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    1. I've not tried text-to-speech. I should give it a go.

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  19. Reading aloud is definitely a good tip. Another thing that works well for me is sending the manuscript to my kindle, and reading it there. It seems to provide a fresh perspective.

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    1. Yep, I can definitely vouch for that tip. I like to send my ms to my kindle as well. It's amazing all the errors I find this way.

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  20. Yes, I read aloud a lot still. A tip I was told a year ago was to enlarge the font to 200+ that way you see extra spaces and things stand out more

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    1. Ha! I'd not thought of doing that. Another good way of finding those extra formatting issues in Microsoft Word is turning on 'show formatting' (the button that looks like a pi symbol)

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  21. Thank you, Lynda for letting me visit your blog. And thank you to everyone for the comments.

    Another thing I do is send the file of my book to my Kindle and do a proof read on the Kindle. Things show up there that I don't see on the screen. Here's the link for the "send files to Kindle" feature.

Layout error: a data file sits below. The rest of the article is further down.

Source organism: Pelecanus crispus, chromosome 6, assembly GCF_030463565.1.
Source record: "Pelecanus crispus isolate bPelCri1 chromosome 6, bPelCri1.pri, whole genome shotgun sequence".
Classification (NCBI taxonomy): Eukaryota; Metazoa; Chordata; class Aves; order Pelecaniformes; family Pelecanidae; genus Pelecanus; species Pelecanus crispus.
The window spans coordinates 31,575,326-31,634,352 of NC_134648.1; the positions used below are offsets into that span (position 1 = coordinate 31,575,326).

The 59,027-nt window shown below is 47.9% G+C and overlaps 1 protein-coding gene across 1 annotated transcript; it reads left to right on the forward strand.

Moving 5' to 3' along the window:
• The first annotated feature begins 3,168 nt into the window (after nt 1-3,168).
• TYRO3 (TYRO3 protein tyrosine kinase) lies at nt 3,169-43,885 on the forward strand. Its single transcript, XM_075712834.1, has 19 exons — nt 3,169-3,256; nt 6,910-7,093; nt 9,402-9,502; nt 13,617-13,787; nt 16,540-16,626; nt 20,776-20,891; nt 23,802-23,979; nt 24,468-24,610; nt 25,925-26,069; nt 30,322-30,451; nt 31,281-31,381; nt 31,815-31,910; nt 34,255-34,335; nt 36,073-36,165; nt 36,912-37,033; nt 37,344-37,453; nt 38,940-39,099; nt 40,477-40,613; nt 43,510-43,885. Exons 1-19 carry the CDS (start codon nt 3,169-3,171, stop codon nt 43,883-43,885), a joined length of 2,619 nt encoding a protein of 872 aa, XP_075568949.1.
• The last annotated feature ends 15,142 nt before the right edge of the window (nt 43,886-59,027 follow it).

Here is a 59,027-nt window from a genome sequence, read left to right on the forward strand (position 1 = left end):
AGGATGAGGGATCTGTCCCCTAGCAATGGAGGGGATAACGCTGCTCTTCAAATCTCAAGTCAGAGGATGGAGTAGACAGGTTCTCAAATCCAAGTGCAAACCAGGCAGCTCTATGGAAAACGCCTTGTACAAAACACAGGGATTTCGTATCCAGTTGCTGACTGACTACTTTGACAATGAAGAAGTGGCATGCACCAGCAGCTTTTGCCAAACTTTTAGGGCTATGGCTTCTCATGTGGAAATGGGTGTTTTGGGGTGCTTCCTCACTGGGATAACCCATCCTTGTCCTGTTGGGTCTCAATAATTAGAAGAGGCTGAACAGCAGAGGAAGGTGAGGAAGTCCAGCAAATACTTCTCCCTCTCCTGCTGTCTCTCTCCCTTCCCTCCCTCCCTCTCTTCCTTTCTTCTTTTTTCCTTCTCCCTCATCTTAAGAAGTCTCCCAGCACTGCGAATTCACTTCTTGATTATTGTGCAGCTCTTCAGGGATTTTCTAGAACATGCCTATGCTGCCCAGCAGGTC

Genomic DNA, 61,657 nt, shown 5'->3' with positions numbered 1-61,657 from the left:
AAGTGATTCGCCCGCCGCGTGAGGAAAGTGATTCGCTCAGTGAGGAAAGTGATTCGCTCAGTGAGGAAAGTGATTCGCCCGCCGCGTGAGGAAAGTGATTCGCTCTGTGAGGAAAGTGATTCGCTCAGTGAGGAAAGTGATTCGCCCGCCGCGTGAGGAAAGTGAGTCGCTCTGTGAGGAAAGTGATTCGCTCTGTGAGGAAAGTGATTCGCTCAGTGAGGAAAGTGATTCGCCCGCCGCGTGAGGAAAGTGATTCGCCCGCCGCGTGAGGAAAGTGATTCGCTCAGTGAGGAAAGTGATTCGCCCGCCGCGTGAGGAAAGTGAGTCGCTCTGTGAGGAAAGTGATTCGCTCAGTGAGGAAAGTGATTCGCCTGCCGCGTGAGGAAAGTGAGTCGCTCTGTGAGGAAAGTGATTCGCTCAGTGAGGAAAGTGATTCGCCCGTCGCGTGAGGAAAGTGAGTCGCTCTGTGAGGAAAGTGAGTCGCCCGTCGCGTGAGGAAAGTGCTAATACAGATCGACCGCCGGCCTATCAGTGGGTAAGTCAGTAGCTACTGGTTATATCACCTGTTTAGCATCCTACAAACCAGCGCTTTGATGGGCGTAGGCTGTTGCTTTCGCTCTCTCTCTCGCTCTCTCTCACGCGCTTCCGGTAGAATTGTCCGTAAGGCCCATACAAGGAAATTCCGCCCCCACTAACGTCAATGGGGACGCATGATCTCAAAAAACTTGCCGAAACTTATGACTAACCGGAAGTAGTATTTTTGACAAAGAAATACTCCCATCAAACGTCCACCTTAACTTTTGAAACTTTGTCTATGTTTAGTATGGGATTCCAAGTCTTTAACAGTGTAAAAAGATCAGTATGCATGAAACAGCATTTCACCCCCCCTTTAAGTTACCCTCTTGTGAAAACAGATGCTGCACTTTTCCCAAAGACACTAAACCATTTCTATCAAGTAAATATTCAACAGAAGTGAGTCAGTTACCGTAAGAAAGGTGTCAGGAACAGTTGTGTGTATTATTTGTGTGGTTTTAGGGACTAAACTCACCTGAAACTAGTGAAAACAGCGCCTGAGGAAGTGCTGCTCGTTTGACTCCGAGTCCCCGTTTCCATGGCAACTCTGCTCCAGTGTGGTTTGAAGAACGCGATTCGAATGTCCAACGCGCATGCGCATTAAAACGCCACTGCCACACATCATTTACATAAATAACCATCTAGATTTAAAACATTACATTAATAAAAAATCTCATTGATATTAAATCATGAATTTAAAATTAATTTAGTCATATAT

http://www.amazon.com/gp/feature.html/?docId=1000719931

    Darlene

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    1. No worries, Darlene. I hope your book is a great success.

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  22. I always feel self-conscious when reading aloud, but I suppose it wouldn't matter on my own! I've never tried this. I'll need to. Actually I'm planning to read my YA novel to my stepson to get his opinion, so I'll need to get over the cringe factor!

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  23. Reading aloud continues surprise me. When I think I've got a piece of writing where I want it, I read it aloud and often I'm embarrassed to realize that I've missed some (now) very obvious clunky parts. It's a great tool to use.

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    1. It's amazing how when we read normally we fill in missing words, smooth out clunkiness and miss typos.